Punch Taverns Restructuring Plan Faces Criticism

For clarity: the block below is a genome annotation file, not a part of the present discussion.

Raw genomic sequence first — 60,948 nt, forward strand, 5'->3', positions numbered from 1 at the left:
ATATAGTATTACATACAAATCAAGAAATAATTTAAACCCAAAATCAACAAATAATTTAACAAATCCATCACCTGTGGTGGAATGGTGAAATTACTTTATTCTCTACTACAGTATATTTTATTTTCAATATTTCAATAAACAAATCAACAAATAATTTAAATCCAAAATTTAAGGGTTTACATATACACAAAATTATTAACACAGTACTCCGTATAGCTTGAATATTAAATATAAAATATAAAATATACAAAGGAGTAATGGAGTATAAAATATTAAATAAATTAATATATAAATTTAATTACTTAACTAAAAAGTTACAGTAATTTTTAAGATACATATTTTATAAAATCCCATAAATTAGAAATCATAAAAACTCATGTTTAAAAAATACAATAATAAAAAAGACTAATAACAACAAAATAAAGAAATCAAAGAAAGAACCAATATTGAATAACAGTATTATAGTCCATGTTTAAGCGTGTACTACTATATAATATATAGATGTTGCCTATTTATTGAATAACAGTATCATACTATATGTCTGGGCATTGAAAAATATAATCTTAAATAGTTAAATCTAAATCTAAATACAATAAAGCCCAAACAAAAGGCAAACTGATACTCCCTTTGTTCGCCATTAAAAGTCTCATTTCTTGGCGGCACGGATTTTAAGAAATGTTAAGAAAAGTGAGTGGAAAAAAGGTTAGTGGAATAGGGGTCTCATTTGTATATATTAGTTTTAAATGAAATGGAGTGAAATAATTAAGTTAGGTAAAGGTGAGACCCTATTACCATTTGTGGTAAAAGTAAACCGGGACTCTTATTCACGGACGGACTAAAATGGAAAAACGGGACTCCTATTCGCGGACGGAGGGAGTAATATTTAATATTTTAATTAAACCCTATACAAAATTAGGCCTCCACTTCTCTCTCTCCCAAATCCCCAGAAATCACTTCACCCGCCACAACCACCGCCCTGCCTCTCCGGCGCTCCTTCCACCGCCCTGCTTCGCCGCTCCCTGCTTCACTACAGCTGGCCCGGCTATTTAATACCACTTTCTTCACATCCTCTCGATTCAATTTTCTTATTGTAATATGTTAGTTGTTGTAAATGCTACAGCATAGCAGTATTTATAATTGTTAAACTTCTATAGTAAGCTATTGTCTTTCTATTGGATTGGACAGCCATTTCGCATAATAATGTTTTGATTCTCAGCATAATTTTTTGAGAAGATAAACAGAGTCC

A complex restructuring plan for Punch Taverns, the debt-laden landlord group that owns almost one in 10 British pubs, is likely to face criticism from senior bond holders who doubt the company's claims that it will create a "sustainable capital structure", The Guardian reported. Proposals from chairman Stephen Billingham, who is advised by Blackstone Group and Goldman Sachs, are likely to split opinion among Punch stakeholders, pitting traditional institutional investors, who own most of the company's senior debt, against a small group of US hedge funds, which control large equity stakes as well as major holdings in junior bonds. Punch, which leases pubs and arranges beer supply, only officially recognised it would need to restructure its £2.4bn debts to avoid insolvency in October last year, though senior bondholders have been publicly calling for a radical restructuring since March 2011. Billingham has now drawn up that restructuring and among the most controversial aspects is a plan to use £93m of cash reserves to help finance the repurchase of junior bond notes. Although it is proposed this be done at a discount to the face value of the notes, critics of Billingham's plans suggest Punch's overall borrowings are so unsustainable that the fair value of these junior notes ought to be little or nothing. Read more.